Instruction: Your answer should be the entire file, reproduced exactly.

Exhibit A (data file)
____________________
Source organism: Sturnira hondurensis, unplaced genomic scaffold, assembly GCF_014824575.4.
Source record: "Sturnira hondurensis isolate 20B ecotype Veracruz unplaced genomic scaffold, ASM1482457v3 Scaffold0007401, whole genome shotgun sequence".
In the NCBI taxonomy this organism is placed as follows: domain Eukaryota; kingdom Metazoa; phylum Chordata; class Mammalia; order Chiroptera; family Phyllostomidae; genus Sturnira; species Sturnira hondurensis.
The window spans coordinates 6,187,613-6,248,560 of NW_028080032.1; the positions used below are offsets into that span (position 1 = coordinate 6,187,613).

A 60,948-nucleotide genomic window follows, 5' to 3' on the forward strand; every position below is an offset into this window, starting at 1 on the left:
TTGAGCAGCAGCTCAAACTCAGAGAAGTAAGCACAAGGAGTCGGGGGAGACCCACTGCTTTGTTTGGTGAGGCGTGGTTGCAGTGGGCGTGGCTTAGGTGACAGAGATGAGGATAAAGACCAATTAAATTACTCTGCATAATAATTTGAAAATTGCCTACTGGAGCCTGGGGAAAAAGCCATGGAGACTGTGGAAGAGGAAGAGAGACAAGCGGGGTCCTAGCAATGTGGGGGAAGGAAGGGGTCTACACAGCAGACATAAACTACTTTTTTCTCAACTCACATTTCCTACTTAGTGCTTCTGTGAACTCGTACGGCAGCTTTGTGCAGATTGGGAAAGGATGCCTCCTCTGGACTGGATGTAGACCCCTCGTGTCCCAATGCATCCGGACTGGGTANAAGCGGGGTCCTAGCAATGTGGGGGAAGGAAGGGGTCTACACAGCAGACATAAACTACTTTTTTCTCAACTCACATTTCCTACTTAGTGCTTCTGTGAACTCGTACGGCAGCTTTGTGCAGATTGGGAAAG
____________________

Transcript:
Source organism: Sturnira hondurensis, unplaced genomic scaffold, assembly GCF_014824575.4.
Source record: "Sturnira hondurensis isolate 20B ecotype Veracruz unplaced genomic scaffold, ASM1482457v3 Scaffold0007401, whole genome shotgun sequence".
In the NCBI taxonomy this organism is placed as follows: domain Eukaryota; kingdom Metazoa; phylum Chordata; class Mammalia; order Chiroptera; family Phyllostomidae; genus Sturnira; species Sturnira hondurensis.
The window spans coordinates 6,187,613-6,248,560 of NW_028080032.1; the positions used below are offsets into that span (position 1 = coordinate 6,187,613).

A 60,948-nucleotide genomic window follows, 5' to 3' on the forward strand; every position below is an offset into this window, starting at 1 on the left:
TTGAGCAGCAGCTCAAACTCAGAGAAGTAAGCACAAGGAGTCGGGGGAGACCCACTGCTTTGTTTGGTGAGGCGTGGTTGCAGTGGGCGTGGCTTAGGTGACAGAGATGAGGATAAAGACCAATTAAATTACTCTGCATAATAATTTGAAAATTGCCTACTGGAGCCTGGGGAAAAAGCCATGGAGACTGTGGAAGAGGAAGAGAGACAAGCGGGGTCCTAGCAATGTGGGGGAAGGAAGGGGTCTACACAGCAGACATAAACTACTTTTTTCTCAACTCACATTTCCTACTTAGTGCTTCTGTGAACTCGTACGGCAGCTTTGTGCAGATTGGGAAAGGATGCCTCCTCTGGACTGGATGTAGACCCCTCGTGTCCCAATGCATCCGGACTGGGTANAAGCGGGGTCCTAGCAATGTGGGGGAAGGAAGGGGTCTACACAGCAGACATAAACTACTTTTTTCTCAACTCACATTTCCTACTTAGTGCTTCTGTGAACTCGTACGGCAGCTTTGTGCAGATTGGGAAAG